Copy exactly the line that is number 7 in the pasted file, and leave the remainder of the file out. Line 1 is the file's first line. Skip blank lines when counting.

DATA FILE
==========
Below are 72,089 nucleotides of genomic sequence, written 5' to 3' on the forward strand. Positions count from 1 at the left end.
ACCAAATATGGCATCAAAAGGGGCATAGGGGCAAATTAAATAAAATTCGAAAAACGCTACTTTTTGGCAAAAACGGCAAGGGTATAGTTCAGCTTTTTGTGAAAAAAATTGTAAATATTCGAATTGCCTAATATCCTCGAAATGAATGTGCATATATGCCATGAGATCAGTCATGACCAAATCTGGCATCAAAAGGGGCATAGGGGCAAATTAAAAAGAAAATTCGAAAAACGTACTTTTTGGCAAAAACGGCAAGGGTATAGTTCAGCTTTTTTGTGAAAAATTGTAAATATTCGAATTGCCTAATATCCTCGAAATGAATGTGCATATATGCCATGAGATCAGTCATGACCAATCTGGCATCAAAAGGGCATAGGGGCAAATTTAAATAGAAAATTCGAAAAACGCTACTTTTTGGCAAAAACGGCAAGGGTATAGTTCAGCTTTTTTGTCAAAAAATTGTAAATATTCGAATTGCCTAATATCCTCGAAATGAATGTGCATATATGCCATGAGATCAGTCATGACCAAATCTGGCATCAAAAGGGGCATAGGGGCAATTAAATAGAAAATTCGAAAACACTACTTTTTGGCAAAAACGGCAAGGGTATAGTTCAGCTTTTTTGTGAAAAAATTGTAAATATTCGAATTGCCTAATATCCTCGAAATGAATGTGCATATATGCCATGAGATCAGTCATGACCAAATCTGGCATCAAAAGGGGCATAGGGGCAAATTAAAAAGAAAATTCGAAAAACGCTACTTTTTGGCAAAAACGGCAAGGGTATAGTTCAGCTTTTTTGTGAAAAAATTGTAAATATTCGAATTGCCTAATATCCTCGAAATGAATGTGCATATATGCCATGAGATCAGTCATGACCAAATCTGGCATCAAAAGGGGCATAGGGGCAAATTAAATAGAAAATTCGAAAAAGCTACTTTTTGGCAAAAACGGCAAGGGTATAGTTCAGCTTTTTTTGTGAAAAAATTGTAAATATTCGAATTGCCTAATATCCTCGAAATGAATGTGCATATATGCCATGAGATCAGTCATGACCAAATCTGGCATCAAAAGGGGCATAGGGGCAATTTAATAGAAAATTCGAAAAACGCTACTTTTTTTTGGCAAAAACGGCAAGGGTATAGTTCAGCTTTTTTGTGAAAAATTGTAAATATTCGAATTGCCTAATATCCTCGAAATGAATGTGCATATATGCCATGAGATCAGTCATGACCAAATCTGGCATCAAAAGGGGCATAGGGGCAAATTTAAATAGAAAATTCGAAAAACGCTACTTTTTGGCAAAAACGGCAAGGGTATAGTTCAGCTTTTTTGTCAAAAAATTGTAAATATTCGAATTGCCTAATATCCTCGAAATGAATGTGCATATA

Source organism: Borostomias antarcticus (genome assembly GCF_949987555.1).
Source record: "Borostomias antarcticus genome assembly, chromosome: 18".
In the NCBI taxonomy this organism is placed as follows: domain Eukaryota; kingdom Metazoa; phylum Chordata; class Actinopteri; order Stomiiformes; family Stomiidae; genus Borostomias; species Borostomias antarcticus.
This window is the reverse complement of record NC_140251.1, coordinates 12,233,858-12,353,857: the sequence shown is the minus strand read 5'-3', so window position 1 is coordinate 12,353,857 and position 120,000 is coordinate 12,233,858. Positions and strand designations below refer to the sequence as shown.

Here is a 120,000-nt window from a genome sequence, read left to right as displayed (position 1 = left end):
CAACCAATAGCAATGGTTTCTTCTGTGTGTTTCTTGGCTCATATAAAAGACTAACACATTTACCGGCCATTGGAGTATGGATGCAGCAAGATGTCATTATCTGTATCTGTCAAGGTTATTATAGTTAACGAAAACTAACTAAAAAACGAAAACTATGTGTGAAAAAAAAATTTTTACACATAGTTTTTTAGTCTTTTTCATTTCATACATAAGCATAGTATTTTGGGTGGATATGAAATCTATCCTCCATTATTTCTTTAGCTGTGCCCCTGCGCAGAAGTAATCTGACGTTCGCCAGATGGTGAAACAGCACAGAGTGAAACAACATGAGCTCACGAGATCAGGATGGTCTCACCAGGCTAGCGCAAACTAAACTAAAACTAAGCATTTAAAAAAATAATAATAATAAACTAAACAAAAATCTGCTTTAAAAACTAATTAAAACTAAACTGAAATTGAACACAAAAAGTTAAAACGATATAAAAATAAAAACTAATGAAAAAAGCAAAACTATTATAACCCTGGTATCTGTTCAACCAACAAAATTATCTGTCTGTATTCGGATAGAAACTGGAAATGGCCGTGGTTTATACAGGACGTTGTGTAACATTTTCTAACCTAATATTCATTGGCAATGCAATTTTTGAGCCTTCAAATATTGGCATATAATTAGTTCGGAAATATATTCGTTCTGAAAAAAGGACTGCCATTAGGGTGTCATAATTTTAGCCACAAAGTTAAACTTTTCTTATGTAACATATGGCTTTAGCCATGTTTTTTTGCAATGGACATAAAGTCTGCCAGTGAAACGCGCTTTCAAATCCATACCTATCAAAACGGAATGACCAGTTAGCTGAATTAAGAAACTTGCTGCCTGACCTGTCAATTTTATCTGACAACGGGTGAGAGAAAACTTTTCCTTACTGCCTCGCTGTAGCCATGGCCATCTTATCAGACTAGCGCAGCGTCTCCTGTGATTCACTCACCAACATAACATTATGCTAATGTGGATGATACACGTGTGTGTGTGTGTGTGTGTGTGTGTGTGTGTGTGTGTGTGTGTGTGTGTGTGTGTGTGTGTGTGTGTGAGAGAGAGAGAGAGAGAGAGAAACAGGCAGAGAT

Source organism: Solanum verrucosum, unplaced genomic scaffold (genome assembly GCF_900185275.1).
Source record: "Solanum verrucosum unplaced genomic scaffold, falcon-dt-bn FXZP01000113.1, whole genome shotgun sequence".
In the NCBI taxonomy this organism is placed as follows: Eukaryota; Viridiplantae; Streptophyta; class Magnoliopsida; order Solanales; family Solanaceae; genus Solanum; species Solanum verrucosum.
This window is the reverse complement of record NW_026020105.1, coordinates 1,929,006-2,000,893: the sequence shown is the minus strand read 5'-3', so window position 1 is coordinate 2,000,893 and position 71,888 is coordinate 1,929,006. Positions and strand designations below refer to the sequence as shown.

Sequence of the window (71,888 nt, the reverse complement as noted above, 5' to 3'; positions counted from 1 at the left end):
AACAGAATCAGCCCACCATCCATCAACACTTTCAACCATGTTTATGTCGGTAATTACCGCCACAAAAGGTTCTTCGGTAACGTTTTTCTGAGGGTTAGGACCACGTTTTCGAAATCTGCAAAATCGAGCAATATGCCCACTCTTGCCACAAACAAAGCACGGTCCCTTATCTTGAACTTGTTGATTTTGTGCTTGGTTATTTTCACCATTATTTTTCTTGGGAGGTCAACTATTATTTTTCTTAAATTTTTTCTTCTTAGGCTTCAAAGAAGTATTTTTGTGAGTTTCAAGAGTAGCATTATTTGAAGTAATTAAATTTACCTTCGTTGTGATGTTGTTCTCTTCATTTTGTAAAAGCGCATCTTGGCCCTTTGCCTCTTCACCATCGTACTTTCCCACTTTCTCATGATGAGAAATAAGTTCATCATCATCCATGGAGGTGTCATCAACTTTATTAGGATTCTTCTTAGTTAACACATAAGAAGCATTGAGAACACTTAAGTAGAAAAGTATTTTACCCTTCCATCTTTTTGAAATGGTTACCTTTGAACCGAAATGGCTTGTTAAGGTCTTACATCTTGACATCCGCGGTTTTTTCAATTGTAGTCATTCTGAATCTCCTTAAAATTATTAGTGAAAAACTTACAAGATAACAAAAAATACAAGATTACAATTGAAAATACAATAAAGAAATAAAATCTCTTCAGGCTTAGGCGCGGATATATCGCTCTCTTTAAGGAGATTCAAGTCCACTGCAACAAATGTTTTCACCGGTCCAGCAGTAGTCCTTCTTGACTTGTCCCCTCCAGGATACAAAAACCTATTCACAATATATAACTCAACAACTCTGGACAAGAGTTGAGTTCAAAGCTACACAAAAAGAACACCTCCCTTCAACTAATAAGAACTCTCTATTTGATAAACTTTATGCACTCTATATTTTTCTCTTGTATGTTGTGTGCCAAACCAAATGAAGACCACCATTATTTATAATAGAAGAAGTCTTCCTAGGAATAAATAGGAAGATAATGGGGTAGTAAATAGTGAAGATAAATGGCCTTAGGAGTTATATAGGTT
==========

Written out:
Here is a 120,000-nt window from a genome sequence, read left to right as displayed (position 1 = left end):